Burlington, Ont. (via David DiCenzo) – The OUA men’s basketball landscape hasn’t had many seismic shifts over the past 20 years. It’s appropriate that in a year of sports rebirth, two new teams will have the opportunity to earn a championship banner that has often ended up in the provincial capital by the season’s end.
2021-22 Wilson Cup Championship | Fan Guide
The Queen’s Gaels and Brock Badgers will fight for that right when they meet in the Wilson Cup final at the Bob Davis Gymnasium on Saturday, March 26. The championship matchup tips off at 4 pm, with the game to be broadcast on OUA.tv.
The Queen’s Gaels come to St. Catharines ranked No. 9 in the nation, on the heels of two impressive postseason victories. The playoff run maybe seemed unlikely given that Queen’s stalled down the stretch of the OUA regular season, dropping their final three games. But head coach Stephan Barrie knew his team was capable of rising to the occasion, thanks in part to the sibling guard tandem of Luka and Cole Syllas, both third-year arts and science majors.
Cole was named an OUA first team all-star after leading the Gaels with 19.4 points per game, while also pacing the team in both rebounds (9.2) and steals (1.8). Luka was critical to his team’s success, contributing solid numbers throughout the year with per game averages of 12.7 points, 5.8 rebounds, and 1.3 steals. The dangerous backcourt was further stabilized by fifth-year star Quinton Gray, a second team all-star selection who led Queen’s with 3.2 assists per game, while adding 17.1 points and 5.3 rebounds per contest.
The Gaels shook off their three-game losing streak with a strong 69-59 opening-round win over the Nipissing Lakers. Four Queen’s players hit double-digits, including a team-high 21 points from Cole Syllas. In the OUA East semifinal, Queen’s met up with the nationally-ranked Ottawa Gee-Gees, who finished 13-3 in the regular season to earn a first round bye. The Gaels battled to the fourth quarter and trailed by four points midway through the period. But a Gray jumper tied the game 49-49 and a massive three-pointer from fourth-year guard Cameron Bett put Queen’s up for the first time since the second quarter. Gray went on two sink two big free throws and add another jumper for a 56-49 lead, helping secure an important 59-55 win.
Queen’s would save its best performance for an upset 86-80 win over the juggernaut Carleton Ravens, OUA champions each of the last three seasons and 12 times overall since 2003. These same Ravens were responsible for two blowout Queen’s losses in the late-season fade. The visitors came out fast and eventually built a 38-35 lead at the half. But the execution was even better in the second half, with Cole Syllas leading the way. The all-star poured in 24 points in the last two quarters alone, making 5-of-9 from long range, to finish the game with an astonishing 39 points. His historic performance included some clutch makes down the stretch. Queen’s faced elimination down eight points with eight minutes left in the game but Syllas buried a three-pointer to give his team life. A Gray triple cut the Ravens’ lead to two, before Luka Syllas and Isaac Krueger made key offensive contributions to keep the game within reach. Gray took over late and sealed the win with another dagger three to extend the Queen’s lead to 83-78, and ultimately knock off the three-time reigning champs for a berth in the championship game.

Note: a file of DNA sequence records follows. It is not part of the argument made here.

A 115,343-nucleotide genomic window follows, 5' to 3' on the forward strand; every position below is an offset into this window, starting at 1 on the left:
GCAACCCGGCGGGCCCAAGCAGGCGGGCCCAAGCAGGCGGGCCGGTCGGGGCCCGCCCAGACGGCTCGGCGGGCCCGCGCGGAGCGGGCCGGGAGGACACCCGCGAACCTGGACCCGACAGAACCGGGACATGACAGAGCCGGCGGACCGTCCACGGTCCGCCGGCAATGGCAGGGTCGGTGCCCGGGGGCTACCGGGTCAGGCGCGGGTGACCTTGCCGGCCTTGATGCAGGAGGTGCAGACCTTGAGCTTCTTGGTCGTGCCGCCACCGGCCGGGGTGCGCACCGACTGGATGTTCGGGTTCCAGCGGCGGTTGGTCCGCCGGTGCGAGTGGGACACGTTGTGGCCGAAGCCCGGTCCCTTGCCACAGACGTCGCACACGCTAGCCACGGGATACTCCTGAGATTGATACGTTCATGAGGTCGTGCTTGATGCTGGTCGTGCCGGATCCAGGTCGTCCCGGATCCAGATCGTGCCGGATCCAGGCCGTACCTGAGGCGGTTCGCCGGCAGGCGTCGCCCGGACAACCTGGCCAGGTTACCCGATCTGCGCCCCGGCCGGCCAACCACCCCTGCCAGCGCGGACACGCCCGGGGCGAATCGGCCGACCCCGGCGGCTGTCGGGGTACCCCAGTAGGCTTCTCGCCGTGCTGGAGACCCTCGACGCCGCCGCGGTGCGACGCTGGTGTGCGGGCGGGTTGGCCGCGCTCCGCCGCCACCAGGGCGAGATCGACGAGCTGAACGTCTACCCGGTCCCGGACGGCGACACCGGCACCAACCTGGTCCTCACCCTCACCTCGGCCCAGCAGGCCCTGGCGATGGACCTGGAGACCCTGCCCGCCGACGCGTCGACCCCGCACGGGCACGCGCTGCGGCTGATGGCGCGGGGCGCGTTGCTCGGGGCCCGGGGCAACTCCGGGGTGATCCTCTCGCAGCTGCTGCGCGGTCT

Brock, ranked No. 4 in U SPORTS, earned the opportunity to host the Wilson Cup final after a near-perfect regular season (14-1) and two decisive playoff wins over the Wilfrid Laurier Golden Hawks and McMaster Marauders. The Badgers closed out their schedule with five straight wins, showcasing a scary offence along the way. Brock can flat-out score. The unselfish team led the OUA with 93.1 points per game and 17.3 assists per game, while making 47.4 per cent of their shots (2nd in the conference).
OUA West coach of the year Willy Manigat had a lot of talent at his disposal, including standout fifth-year guard and West most valuable player Tajinder Lall. The psychology major from Cambridge, Ont. finished third in the OUA scoring race with 22.9 PPG, while adding 8.1 rebounds and 3.4 assists a night. Lall was complemented nicely by backcourt mate Kascius Small-Martin, a fourth-year guard and second team all-star, who scored 13.1 PPG in an average of 23.1 minutes of action. That combination was lethal in OUA play.
Once Brock hit the postseason, the desire to host a title game was apparent. The Badgers easily disposed of Laurier, leaning on a big second quarter in an eventual 82-58 West semifinal. Small-Martin and second-year guard Isaiah Bujdoso each scored a team-best 17 points, while Lall flirted with a triple-double scoring 10 points and adding team-highs with nine rebounds and seven assists.
McMaster offered more resistance in the West final but Brock’s commanding 47-29 lead after the first half was too much to overcome. Second-year forward Jordan Tchuente came off the bench to lead the team with 22 points on a near-perfect shooting performance. Tchuente made 8-of-9 shots from the floor and all six of his free throws. Lall was expectedly consistent again, scoring 21 points to go along with seven boards and four assists, which helped the Badgers secure the privilege of hosting the championship game.
On a busy championship weekend at the Brock campus, the Badgers would love to celebrate the 30th anniversary of their lone Wilson Cup win back in the 1991-92 season with another banner. The wait has been much longer for Queen’s, with the school’s only championships coming in 1924 and 1957, respectively. Whichever team is crowned at the end of Saturday’s game, the post-pandemic era marks a time for new kings to sit atop the OUA throne.